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I cut hundreds of them every year, using a band saw and then sanding them smooth and to the proper pitch. I used to use a cut off saw but it had a 5 degree negative pitch blade, which made a perfectly smooth cut. If you ask your woodworking supply dealer, I'm sure they'll give you guidance.

Ed Yanchok
 

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As mentioned in all posts above 80 to 120 tooth blade, one with a heavy plate, avoid those thin kerf blades as they tend to wobble a little unless you use larger than average stabilizers' cut slowly keep sharp use only for your stock cutting and take it to a GOOD saw sharpener and have him side grind it, if he can't or asks whats side grinding find another sharpener. Good luck..Ross Puls owner of Ross' sharpening service.
 

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Ian, I do one of 2 things to make that cut. I use a chop saw and dress it down on a stationary belt sander or I use a Japanese pull saw. The pull saw make a very neat fine cut but you have to line out the cut on both sides and start the cut on both sides and line it up at the top and use the partial cut on the other side to guide the saw. I only do that when I am in a position of having to make just one cut and do not have any excess wood to dress down.
 

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I have used my 10 inch, 60 tooth, carbide blade with no problems. I wrap the cut line with regular 2 inch masking tape and put it on tight and really press it down. I then mark on the tape where I want to cut and the angle. I then wrap the stock in a hand towel taped to the stock so it can not move and also not to get any marks on it. I set the pitch or angle by turning the saw as necessary and lock it down.I get my right angle square and square the butt and shim the stock as required to get it square. I cut in the middle of the tape and I make my cut real slow. Now, I have only done 3 stocks but all came out great. Ray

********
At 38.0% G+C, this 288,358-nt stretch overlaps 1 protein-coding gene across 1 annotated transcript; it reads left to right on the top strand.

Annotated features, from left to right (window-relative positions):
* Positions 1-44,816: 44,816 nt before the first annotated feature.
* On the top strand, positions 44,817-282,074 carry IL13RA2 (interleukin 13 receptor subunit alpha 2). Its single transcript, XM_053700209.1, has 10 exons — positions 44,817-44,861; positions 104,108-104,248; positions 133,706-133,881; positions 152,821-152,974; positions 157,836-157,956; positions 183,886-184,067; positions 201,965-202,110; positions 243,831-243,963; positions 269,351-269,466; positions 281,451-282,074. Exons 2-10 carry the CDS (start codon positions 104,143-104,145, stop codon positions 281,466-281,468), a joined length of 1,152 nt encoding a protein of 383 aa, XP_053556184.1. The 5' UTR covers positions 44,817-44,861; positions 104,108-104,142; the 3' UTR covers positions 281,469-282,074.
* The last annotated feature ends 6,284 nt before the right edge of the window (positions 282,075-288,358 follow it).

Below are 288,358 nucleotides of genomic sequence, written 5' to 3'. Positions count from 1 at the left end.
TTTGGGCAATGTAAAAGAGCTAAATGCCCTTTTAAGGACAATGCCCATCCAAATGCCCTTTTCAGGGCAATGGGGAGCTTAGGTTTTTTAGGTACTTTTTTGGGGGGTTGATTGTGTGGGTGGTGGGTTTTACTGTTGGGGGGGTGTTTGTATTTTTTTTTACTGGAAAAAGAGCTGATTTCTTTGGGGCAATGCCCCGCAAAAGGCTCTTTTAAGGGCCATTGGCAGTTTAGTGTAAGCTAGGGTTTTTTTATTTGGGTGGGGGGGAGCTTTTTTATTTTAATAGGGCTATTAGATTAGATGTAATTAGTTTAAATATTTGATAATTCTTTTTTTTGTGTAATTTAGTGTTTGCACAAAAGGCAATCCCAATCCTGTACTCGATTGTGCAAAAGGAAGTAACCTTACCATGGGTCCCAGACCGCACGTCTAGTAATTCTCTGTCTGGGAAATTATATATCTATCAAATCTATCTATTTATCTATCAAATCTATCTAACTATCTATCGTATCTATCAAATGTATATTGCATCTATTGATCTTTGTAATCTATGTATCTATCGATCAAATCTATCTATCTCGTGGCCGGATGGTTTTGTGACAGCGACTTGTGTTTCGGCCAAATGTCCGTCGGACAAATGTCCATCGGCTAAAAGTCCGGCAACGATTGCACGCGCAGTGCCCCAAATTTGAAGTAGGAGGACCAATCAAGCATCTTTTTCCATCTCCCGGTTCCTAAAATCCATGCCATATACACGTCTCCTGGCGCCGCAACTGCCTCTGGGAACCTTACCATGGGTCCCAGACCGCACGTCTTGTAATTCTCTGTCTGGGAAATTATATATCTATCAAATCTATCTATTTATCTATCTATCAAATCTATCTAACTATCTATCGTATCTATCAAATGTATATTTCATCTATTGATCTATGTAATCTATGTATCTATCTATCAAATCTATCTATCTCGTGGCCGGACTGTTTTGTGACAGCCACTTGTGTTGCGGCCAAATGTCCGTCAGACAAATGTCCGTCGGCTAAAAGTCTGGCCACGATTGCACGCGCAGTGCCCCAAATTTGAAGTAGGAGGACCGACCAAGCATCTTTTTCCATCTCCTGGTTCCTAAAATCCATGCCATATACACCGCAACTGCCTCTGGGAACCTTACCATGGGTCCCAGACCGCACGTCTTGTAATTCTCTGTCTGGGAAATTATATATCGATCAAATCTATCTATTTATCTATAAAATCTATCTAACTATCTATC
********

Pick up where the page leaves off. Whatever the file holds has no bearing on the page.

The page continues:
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I've had good results with a 10", 200 tooth "plywood" blade and 3 or 4 wraps of black plastic electrical tape around the stock where the cut will be made.

John C. Saubak
 

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Like Ed Y. I always used a blade with a slight negative pitch. I would also score all around the stock and score it deeper on the bottom edge. I have used a chop saw, band saw, table saw and a miter box, all with equal effectiveness.

I would use rags, paper, cardboard, wood blocks and tape to get the butt square with the blade then slide the stock into place and turn on the saw. Both of my index fingers are rounded off a little on the thumb side. That happens when you run a cabinet shop for several years.

Pat Ireland
 

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A good blade with a blade stabilizer kit installed and you're good to go. A stabilizer kit is basically 2 pieces of steel that fit on either side of your blade to keep it more fixed and steady.